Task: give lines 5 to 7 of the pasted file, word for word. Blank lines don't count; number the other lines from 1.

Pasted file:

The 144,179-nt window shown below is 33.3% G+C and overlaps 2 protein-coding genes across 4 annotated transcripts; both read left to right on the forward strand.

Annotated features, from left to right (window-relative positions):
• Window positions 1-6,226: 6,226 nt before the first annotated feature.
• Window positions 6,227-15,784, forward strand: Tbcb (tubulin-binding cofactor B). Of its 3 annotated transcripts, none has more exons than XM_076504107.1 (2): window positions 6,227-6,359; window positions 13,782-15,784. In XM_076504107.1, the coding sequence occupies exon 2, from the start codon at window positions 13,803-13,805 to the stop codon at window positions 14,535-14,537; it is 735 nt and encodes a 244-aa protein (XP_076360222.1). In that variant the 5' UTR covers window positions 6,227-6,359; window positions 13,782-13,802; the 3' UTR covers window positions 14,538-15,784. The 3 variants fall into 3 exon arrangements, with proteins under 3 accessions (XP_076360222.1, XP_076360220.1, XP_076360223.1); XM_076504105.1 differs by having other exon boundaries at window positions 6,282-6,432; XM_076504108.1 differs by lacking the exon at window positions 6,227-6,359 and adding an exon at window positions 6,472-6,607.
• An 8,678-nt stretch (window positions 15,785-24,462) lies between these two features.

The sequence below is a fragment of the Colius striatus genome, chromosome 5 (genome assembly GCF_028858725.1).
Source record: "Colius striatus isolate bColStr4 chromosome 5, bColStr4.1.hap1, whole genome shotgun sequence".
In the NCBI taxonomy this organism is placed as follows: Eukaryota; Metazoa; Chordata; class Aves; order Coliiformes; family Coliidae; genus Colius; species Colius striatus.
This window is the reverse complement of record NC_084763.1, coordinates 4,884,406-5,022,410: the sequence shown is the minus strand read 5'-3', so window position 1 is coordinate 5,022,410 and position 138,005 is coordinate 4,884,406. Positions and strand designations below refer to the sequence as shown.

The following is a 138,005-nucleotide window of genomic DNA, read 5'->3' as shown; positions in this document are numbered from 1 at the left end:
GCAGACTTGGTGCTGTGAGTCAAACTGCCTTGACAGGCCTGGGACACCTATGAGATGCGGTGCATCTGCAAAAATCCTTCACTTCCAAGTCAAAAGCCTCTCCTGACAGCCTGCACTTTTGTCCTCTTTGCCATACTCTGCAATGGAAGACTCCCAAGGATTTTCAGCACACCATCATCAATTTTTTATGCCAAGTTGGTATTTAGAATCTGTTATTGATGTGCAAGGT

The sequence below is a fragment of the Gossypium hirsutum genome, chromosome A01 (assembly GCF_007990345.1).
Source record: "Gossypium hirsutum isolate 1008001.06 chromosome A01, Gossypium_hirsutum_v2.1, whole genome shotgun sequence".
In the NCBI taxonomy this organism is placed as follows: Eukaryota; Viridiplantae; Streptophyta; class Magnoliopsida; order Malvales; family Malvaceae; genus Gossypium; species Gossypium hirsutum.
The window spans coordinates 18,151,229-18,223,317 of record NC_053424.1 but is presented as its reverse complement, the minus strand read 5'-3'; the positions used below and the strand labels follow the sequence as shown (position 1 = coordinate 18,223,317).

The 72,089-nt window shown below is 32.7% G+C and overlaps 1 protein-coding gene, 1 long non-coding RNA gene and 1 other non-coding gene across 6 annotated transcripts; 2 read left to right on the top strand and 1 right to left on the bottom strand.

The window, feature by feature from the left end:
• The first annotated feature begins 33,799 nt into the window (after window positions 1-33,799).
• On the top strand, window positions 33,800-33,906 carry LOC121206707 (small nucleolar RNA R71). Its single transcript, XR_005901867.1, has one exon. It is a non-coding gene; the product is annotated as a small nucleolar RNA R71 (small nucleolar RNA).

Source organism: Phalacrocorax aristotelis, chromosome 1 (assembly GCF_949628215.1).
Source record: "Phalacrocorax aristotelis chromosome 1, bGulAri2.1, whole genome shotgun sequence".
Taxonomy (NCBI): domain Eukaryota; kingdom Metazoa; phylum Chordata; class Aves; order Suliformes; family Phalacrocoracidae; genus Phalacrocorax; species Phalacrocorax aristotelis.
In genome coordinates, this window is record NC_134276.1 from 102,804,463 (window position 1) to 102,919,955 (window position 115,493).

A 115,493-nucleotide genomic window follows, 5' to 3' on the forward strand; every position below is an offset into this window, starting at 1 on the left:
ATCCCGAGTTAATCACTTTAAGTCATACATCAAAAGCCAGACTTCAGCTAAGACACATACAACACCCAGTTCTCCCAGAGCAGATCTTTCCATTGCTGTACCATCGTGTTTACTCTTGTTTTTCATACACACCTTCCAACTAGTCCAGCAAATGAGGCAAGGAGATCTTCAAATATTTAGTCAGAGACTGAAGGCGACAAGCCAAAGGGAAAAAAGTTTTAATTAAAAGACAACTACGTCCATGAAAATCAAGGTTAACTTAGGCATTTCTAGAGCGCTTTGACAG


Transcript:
• An 8,678-nt stretch (window positions 15,785-24,462) lies between these two features.

The sequence below is a fragment of the Colius striatus genome, chromosome 5 (genome assembly GCF_028858725.1).
Source record: "Colius striatus isolate bColStr4 chromosome 5, bColStr4.1.hap1, whole genome shotgun sequence".